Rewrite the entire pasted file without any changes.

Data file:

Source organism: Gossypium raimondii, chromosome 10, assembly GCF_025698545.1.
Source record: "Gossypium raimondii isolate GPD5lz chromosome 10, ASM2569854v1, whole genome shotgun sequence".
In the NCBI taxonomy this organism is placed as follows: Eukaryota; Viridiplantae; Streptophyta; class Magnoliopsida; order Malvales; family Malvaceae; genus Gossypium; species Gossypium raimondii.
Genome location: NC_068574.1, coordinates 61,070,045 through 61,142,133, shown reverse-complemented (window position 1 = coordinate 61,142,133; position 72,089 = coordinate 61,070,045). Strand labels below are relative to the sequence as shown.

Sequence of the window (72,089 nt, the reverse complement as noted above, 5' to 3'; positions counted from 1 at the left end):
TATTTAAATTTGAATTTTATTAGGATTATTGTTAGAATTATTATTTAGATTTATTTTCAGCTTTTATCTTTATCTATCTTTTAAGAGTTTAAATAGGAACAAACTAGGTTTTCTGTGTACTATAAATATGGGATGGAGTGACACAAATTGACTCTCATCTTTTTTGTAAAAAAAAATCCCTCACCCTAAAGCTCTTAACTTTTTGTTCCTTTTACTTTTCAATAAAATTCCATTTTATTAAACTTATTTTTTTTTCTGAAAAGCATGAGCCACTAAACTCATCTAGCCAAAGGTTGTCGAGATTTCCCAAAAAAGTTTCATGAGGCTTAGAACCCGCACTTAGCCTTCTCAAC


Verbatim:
Source organism: Gossypium raimondii, chromosome 10, assembly GCF_025698545.1.
Source record: "Gossypium raimondii isolate GPD5lz chromosome 10, ASM2569854v1, whole genome shotgun sequence".
In the NCBI taxonomy this organism is placed as follows: Eukaryota; Viridiplantae; Streptophyta; class Magnoliopsida; order Malvales; family Malvaceae; genus Gossypium; species Gossypium raimondii.
Genome location: NC_068574.1, coordinates 61,070,045 through 61,142,133, shown reverse-complemented (window position 1 = coordinate 61,142,133; position 72,089 = coordinate 61,070,045). Strand labels below are relative to the sequence as shown.

Sequence of the window (72,089 nt, the reverse complement as noted above, 5' to 3'; positions counted from 1 at the left end):
TATTTAAATTTGAATTTTATTAGGATTATTGTTAGAATTATTATTTAGATTTATTTTCAGCTTTTATCTTTATCTATCTTTTAAGAGTTTAAATAGGAACAAACTAGGTTTTCTGTGTACTATAAATATGGGATGGAGTGACACAAATTGACTCTCATCTTTTTTGTAAAAAAAAATCCCTCACCCTAAAGCTCTTAACTTTTTGTTCCTTTTACTTTTCAATAAAATTCCATTTTATTAAACTTATTTTTTTTTCTGAAAAGCATGAGCCACTAAACTCATCTAGCCAAAGGTTGTCGAGATTTCCCAAAAAAGTTTCATGAGGCTTAGAACCCGCACTTAGCCTTCTCAAC